Ceramide- and Oxidant-Induced Insulin Resistance Involve Loss of Insulin-Dependent Rac-Activation and Actin Remodeling in Muscle Cells

  1. Lellean JeBailey12,
  2. Oshrit Wanono1,
  3. Wenyan Niu1,
  4. Jessica Roessler1,
  5. Assaf Rudich1 and
  6. Amira Klip12
  1. 1Programme in Cell Biology, the Hospital for Sick Children, Toronto, Ontario, Canada
  2. 2Department of Biochemistry, University of Toronto, Toronto, Ontario, Canada
  1. Address correspondence and reprint requests to Dr. Amira Klip, Programme in Cell Biology, The Hospital for Sick Children, 555 University Ave., Toronto, ON, Canada M5G 1X8. E-mail: amira{at}sickkids.ca


In muscle cells, insulin elicits recruitment of the glucose transporter GLUT4 to the plasma membrane. This process engages sequential signaling from insulin receptor substrate (IRS)-1 to phosphatidylinositol (PI) 3-kinase and the serine/threonine kinase Akt. GLUT4 translocation also requires an Akt-independent but PI 3-kinase–and Rac-dependent remodeling of filamentous actin. Although IRS-1 phosphorylation is often reduced in insulin-resistant states in vivo, several conditions eliciting insulin resistance in cell culture spare this early step. Here, we show that insulin-dependent Rac activation and its consequent actin remodeling were abolished upon exposure of L6 myotubes beginning at doses of C2-ceramide or oxidant-producing glucose oxidase as low as 12.5 μmol/l and 12.5 mU/ml, respectively. At 25 μmol/l and 25 mU/ml, glucose oxidase and C2-ceramide markedly reduced GLUT4 translocation and glucose uptake and lowered Akt phosphorylation on Ser473 and Thr308, yet they affected neither IRS-1 tyrosine phosphorylation nor its association with p85 and PI 3-kinase activity. Small interfering RNA–dependent Rac1 knockdown prevented actin remodeling and GLUT4 translocation but spared Akt phosphorylation, suggesting that Rac and actin remodeling do not contribute to overall Akt activation. We propose that ceramide and oxidative stress can each affect two independent arms of insulin signaling to GLUT4 at distinct steps, Rac–GTP loading and Akt phosphorylation.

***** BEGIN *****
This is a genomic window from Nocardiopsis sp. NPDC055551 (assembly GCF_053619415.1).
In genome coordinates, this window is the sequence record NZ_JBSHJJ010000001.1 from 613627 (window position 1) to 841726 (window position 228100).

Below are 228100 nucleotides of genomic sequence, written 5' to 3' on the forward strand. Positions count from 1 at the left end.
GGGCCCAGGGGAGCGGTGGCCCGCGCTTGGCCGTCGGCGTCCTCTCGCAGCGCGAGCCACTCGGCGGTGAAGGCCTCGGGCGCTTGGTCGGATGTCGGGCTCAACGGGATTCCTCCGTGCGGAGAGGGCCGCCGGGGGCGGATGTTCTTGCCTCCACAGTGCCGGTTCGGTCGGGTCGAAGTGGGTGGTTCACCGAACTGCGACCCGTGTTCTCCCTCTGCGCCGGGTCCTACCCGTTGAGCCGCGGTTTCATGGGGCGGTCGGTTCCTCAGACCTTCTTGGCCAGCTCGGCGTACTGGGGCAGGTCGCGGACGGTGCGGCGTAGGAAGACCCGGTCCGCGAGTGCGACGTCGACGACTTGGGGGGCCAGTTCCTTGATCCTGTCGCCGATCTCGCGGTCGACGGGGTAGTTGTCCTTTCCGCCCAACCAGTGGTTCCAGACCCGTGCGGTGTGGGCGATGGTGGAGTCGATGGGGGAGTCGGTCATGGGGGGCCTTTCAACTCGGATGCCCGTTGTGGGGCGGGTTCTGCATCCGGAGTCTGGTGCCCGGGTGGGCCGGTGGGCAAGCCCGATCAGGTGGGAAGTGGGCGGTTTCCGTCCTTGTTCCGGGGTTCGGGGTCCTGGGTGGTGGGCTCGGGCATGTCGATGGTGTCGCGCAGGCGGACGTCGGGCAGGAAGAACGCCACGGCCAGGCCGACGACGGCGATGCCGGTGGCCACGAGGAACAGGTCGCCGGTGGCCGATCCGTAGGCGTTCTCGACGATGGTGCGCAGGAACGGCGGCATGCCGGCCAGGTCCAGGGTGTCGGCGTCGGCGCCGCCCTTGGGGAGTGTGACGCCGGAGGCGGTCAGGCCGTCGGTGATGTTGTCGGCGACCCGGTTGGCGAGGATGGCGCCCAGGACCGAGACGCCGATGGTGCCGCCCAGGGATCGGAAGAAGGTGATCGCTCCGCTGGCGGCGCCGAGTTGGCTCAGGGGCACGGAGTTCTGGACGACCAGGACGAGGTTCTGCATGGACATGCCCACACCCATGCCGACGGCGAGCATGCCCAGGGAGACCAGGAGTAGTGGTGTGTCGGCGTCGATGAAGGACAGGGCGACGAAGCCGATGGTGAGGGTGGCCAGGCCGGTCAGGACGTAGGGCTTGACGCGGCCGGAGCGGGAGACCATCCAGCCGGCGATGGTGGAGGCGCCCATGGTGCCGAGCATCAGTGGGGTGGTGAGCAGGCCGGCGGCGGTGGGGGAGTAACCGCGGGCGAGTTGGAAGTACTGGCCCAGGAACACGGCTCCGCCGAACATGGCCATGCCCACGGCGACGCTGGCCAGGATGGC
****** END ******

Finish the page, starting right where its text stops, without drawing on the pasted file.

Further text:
• W.N. is currently affiliated with the Department of Immunology, Tianjin Medical University, Tianjin, China. A.R. is currently affiliated with the Department of Clinical Biochemistry and the S. Daniel Abraham Center for Health and Nutrition, Ben Gurion University, Beer Sheva, Israel.

    Additional information can be found in an online appendix at http://dx.doi.org/10.2337/db06-0823.

    The costs of publication of this article were defrayed in part by the payment of page charges. This article must therefore be hereby marked “advertisement” in accordance with 18 U.S.C. Section 1734 solely to indicate this fact.

    • Accepted October 19, 2006.
    • Received June 16, 2006.
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